\ “Pretty bummed,” defending champ Travis Grant is injured and OUT of Molokai – SUP Racer
July 17, 2019
by Christopher Parker (@wheresbossman)

“Pretty bummed,” defending champ Travis Grant is injured and OUT of Molokai

There won’t be a repeat of “that” wave this year: Travis Grant is out of Molokai (photo: Edmunds/NSP)

Defending champion and four-time winner Travis Grant has withdrawn from this year’s Molokai-2-Oahu race through injury, throwing the door wide open for what is surely the most prestigious title in our sport.

Travis, the 2013, 2015, 2017 and 2018 Molokai champ and many tipsters’ favourite to claim a record fifth crown next week, injured his ribs while steering a six-man outrigger canoe in the 4th of July race at Waikiki. The ever-humble Aussie gave himself time to recover but the injury wasn’t improving, telling me on Messenger this afternoon that “I can barely even paddle right now let alone race a distance like that.”

The crossing of the Ka’iwi Channel between the Hawaiian islands of Molokai and Oahu is 52km (32 miles), and Travis holds the current SUP record of 3 hours 59 minutes. The NSP and Quickblade team rider summed up his disappointment:

“Yeah pretty bummed hey. I usually don’t rate my chances at Molokai but I was actually feeling pretty good this year. Training had been going great in the six-man which is always a good indicator for me. Then a few weeks ago I took out Maui2Molokai for the first time on a SUP. Was looking forward to Molokai. Having someone like Boothy in the field made me a little nervous if there wasn’t any wind but otherwise I think it would have been a really good battle between me, him, Jimmy and Kenny.”

Trav’s withdrawal guarantees a new winner in the prestigious men’s solo unlimited SUP division after the other recent champions Connor Baxter (2011, 2012, 2014) and Kai Lenny (2016) elected not to compete. Connor has shifted all his focus to the Pan-American Games, which will be held in Peru the week after Molokai, while Kai will be defending his Molokai foil title and has all but moved on from SUP racing. Titouan Puyo, third in 2017 and an injury retirement last year, is also sitting it out this year.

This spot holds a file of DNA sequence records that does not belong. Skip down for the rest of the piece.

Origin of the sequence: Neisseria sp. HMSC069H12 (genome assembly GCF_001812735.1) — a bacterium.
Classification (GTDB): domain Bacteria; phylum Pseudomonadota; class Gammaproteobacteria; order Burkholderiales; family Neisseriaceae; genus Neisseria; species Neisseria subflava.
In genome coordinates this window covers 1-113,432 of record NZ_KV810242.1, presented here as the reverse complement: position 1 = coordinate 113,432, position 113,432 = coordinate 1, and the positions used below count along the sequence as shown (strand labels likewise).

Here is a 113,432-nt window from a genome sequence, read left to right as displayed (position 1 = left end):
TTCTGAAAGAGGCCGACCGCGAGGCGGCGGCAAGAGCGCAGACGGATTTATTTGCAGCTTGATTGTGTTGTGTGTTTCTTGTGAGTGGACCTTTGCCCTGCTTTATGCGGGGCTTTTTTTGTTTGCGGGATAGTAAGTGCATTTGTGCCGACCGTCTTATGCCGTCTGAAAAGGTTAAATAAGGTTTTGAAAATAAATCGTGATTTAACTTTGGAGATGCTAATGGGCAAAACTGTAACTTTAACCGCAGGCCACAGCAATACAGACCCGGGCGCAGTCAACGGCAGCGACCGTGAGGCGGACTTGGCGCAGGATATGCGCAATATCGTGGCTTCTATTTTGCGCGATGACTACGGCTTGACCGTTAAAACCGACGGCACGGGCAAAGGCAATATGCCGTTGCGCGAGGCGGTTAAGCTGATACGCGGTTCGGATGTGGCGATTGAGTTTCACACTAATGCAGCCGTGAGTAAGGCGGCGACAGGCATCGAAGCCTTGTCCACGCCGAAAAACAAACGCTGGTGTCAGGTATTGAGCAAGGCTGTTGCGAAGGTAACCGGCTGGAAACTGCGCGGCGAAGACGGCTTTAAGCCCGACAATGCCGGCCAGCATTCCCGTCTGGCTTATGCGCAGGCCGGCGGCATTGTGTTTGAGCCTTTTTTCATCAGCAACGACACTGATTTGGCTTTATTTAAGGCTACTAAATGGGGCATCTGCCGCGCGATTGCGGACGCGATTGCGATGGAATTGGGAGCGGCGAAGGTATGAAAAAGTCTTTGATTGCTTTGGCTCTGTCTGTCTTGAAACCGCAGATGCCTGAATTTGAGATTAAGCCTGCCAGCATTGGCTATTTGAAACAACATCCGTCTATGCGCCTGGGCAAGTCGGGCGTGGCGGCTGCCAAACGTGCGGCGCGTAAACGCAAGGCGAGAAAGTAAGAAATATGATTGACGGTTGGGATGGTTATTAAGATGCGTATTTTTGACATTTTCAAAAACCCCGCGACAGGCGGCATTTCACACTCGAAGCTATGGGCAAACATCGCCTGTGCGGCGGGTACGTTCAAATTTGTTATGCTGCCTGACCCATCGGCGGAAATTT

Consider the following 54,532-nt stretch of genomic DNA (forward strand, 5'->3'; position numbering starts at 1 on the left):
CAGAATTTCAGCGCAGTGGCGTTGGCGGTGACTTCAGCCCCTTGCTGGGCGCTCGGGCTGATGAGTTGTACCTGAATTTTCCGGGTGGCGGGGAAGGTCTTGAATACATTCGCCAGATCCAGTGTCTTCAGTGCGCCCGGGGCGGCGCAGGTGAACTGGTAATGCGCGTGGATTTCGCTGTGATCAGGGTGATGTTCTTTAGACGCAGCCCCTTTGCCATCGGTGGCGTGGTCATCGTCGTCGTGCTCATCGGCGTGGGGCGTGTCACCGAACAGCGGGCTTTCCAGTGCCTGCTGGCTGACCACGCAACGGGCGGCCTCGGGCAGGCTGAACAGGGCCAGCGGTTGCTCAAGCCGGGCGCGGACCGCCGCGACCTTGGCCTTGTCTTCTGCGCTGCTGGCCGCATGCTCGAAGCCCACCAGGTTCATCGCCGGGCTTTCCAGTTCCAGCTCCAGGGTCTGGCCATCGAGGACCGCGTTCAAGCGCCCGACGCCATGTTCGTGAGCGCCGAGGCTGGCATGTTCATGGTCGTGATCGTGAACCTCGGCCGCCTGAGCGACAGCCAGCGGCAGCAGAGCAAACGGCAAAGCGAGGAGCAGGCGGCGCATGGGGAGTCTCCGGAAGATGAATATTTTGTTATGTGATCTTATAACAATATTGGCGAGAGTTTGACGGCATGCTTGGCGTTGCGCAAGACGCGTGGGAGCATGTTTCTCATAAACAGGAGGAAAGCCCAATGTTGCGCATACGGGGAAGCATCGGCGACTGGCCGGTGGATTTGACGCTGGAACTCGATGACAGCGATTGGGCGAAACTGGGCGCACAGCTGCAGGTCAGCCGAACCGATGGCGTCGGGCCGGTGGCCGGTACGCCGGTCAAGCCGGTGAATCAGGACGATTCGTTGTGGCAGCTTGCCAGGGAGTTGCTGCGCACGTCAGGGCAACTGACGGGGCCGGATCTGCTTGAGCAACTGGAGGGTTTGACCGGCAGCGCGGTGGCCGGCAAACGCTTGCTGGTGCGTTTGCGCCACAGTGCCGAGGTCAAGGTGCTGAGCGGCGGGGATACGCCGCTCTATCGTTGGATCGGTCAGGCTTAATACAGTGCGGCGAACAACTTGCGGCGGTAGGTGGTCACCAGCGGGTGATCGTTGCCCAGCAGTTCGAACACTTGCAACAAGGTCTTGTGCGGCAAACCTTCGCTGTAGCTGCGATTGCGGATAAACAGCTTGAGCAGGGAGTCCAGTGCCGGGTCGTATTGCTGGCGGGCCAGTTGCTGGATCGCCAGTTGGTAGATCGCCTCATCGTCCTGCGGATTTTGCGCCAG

The hot favourites will now be last year’s third-place finisher James “Jimmy” Casey and Aussie powerhouse Michael Booth. Both these guys would have had a shot at the title no matter who was on the line but will now have a bit of pressure on their shoulders.

James Casey will start one of the hot favourites next week (credit: @808photo.me)

Jimmy was runner-up behind Travis at M2M a few weeks ago, finishing ahead of Connor (who had never lost a race across that channel) and looking in good form as he aims to cement his status as one of the world’s best ocean paddlers. And while Boothy has the name recognition plus world-beating form, many observers would probably tip the Sunova team rider if the wind is firing. Jimmy also has the experience: He’s finished top five on four occasions while Boothy has never done this race (at least not standing up — he’s done it a few times on a surfski).